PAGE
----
Women’s college wheelchair basketball is a small division with just six teams: Alabama, Arizona, The City University of New York (CUNY), Illinois, University of Texas-Arlington and University of Wisconsin-Whitewater.
But don’t let the small number of teams or big names fool you, the competition is fierce and each of the teams should be competitive in the division. The teams know each other well because most of the season is spent playing one another.
This season, however, presents some new challenges. With a new team, rookie coaches and talented recruits coming to each squad, it’s shaping up to be a competitive year. Not to mention, most teams didn’t get to play real games between the lines last year, due to COVID-19. The pandemic forced seasons of intrasquad scrimmages, or practicing at home.
Getting back to the grind of daily training and practices has been a struggle ahead of intercollegiate games this season. But teams have persevered, fueled by the rush of competition.
Here are CBT’s early season rankings with notes on what to expect from each team this coming season:
The reigning champs are poised to defend their title this year with a mix of speed and offensive dominance.
The Crimson Tide are one of just a few teams that have had the chance to hit the court already in 2021. So far they are 3-1, but each of those games were against club teams. In each of these early performances the team displayed the offensive prowess that Head Coach Ryan Hynes expects to define their season.
“We’ve been focusing on a growth mindset,” he said. “Our team doesn’t work through one player. Everybody brings it everyday.”
Hynes said the team only got better since their 2019 championship performance. They have seven new players, including Team USA Paralympic standout Lindsey Zurbrugg, who transferred from UW-W after the spring semester.
“Having her here every day in practice has been great for me just to see she just brings great energy every single day,” Hynes said.
Zurbs brings tenacity and bench energy to an already loaded roster that features other paralympians: Bailey Moody, Abby Bauleke, Joy Haizelden and Mary Silberman.
All that talent really shines in the shooting game for the Tide. While they aren’t as big as they have been in seasons past, they have a lot of speed to get the ball to the edges and hit a high volume of shots from anywhere on the floor.
With so much depth and skill, it’s hard to find a weakness on the Crimson Tide. Hynes said the team hopes to use those extra players on the bench to feed the team on the court through their energy.
“We have a bigger bench than we've had in years past. From an energy standpoint, I really like what I'm seeing from them,” Hynes said. “We want to be the loudest bench in the country this year.”
The Crimson Tide begin their quest to repeat at Arlington on November 11th.
2. University of Illinois
U of I is set to be one of the main competitors with Alabama this season. It may take some time to shake off the rust from the season that wasn't due to COVID-19, but they have depth and skill players to make the Illini a force to be reckoned with.
The game for Illinois revolves around Kady Dandeneau, the grad student and Team Canada Paralympian is an all-around star with the ability. She was College Player of the Year in 2019, and, according to her coaches, she has only improved since then.
“She is far and away our best player,” Head Coach Stephanie Wheeler said. “She'll be the one who teams look to try to take away.”
Dandeneau has the ability to play the post down low or drain three-pointers all game long.
But because the game plan for their opponents focuses so much on stopping Dandeneau, other players may find a chance to have breakout seasons. Ali Ibanez is one of those players. She found her groove as a mid-range player right before COVID shut down the 2020 season. And as a Team USA Paralympian she only got better. Playing alongside other dominant players improved her own game, so with a stellar roster around her, look for Ibanez to shine this season.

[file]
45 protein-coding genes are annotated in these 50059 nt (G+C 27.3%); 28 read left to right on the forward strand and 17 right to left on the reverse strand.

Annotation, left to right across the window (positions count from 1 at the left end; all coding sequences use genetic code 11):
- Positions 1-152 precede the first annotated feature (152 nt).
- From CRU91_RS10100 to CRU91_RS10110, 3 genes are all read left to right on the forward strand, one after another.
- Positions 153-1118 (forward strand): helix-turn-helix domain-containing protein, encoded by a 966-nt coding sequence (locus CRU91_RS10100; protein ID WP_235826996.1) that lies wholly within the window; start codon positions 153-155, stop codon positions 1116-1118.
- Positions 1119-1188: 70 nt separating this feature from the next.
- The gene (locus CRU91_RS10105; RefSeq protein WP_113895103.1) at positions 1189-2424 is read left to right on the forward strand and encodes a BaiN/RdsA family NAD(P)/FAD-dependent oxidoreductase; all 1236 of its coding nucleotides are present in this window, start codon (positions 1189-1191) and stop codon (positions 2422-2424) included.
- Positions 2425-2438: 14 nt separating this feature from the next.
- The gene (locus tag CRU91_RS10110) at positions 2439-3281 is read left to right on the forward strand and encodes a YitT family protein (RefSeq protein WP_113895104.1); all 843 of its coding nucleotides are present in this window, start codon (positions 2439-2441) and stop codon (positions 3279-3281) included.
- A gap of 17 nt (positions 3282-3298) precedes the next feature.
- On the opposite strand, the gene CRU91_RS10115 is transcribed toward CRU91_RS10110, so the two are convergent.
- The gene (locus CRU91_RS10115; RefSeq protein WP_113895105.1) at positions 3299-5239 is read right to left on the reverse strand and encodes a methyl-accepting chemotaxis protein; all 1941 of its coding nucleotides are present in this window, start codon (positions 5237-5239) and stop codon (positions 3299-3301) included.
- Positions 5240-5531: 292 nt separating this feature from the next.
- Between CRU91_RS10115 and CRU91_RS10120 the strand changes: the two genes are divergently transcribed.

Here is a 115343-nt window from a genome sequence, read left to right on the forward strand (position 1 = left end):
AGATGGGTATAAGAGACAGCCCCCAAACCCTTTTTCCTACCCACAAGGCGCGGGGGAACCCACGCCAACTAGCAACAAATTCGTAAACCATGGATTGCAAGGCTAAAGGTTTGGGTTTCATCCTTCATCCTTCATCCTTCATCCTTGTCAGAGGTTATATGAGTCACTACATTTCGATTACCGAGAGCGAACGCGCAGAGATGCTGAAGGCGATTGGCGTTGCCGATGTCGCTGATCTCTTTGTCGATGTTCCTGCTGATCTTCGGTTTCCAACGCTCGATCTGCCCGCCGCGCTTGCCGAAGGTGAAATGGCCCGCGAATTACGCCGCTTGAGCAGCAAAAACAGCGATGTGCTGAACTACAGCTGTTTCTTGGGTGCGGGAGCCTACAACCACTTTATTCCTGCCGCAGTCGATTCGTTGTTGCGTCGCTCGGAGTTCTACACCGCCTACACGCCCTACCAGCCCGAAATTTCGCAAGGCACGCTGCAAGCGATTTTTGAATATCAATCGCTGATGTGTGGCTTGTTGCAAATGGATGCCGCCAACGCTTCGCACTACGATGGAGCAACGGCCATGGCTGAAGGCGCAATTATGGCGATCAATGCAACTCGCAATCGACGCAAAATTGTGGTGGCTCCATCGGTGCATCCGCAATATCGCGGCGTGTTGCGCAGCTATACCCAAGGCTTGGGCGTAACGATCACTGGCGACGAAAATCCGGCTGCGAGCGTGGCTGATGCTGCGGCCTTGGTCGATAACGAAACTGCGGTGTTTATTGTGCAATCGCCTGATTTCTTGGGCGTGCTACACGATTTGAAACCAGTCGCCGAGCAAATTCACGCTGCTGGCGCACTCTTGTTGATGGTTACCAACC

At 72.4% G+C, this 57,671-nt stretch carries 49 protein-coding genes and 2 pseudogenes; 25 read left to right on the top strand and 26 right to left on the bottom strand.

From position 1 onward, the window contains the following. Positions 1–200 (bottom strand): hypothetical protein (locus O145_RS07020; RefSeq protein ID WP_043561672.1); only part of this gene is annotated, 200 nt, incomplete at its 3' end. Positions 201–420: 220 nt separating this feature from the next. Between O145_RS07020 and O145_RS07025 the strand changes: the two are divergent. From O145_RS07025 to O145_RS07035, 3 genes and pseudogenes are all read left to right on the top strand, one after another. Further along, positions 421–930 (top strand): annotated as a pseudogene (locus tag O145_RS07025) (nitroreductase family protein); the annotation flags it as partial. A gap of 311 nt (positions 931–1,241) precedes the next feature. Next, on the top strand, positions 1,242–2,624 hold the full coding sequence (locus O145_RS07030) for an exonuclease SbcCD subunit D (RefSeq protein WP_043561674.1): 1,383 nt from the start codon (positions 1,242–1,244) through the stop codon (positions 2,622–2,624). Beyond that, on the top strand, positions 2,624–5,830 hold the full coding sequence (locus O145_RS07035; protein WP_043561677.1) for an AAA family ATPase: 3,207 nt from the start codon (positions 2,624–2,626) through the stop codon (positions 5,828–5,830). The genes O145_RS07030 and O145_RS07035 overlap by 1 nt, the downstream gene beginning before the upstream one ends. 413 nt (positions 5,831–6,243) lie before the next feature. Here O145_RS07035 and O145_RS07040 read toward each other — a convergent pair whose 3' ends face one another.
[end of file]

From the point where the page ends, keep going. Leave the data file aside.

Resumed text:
The other player likely to break out for the Illini is Ranley Clayton. She is a new piece to the team, but she already has a wealth of wheelchair basketball experience under her belt. Clayton is a graduate transfer from Auburn, where she was playing on the men’s team. Clayton was a star, even on the men’s team, so her time as a grad student promises big results.
“[Ranley] brings such a calming presence,” Wheeler said. “She’s a great outside shooter who really wants to get her teammates involved in everything and she just brings this really cool dynamic of calm confidence.”
Clayton has also brought a wave of leadership and chemistry to the team. Wheeler said she is constantly trying to foster connections between her teammates and despite being the newcomer, she is often the one others turn to for advice on their game.
The team will open their season in the Second City Classic Tournament in Chicago on November 13th, where they will mostly play club teams from the surrounding area.
Illinois is certainly a team to put on the radar this year as national championship contenders. With well-rounded talent, experience and a fundamentally sound brand of ball, the Illini are going to, as Wheeler puts it, “full send this season.”
3. University of Texas-Arlington
As the 2019 runner-up and one of the only teams who got on the court in 2020, UT-A is setting out with something to prove this year.
The team undoubtedly has experience on the court. They bring back all of their players from the 2020 season along with two new recruits. The Mavericks have already begun preseason play against local club teams and Head Coach Jason Nelms has been proud of what he has seen from the team thus far.
“The team is really hungry, it's looking really good, we have a lot of different pieces that mold together very, very well,” he said.
With so much experience on the court it is hard to pick out any one central contributor on UT-A. Just the same, Jayna Doll looks particularly primed to have a big season. She is probably playing her best basketball right now. Doll is a player with tremendous vision on the court and she really opens up the offense for her team with her passing ability. She also has a super high basketball IQ that helps her pick up on aspects of the game that her teammates often miss, like reading defenses properly or finding the open player in the low post.
But the team can’t rely entirely on Doll’s intelligence on the court. Nelms said the team has struggled with shot selection early on because all five players could score at any time.
“You got to really give them a direction on where you want the ball to go,” he said. “We don't have to attack with the same person every single game, so if a mismatch opportunity presents itself in certain spots of the court, then we can take advantage.”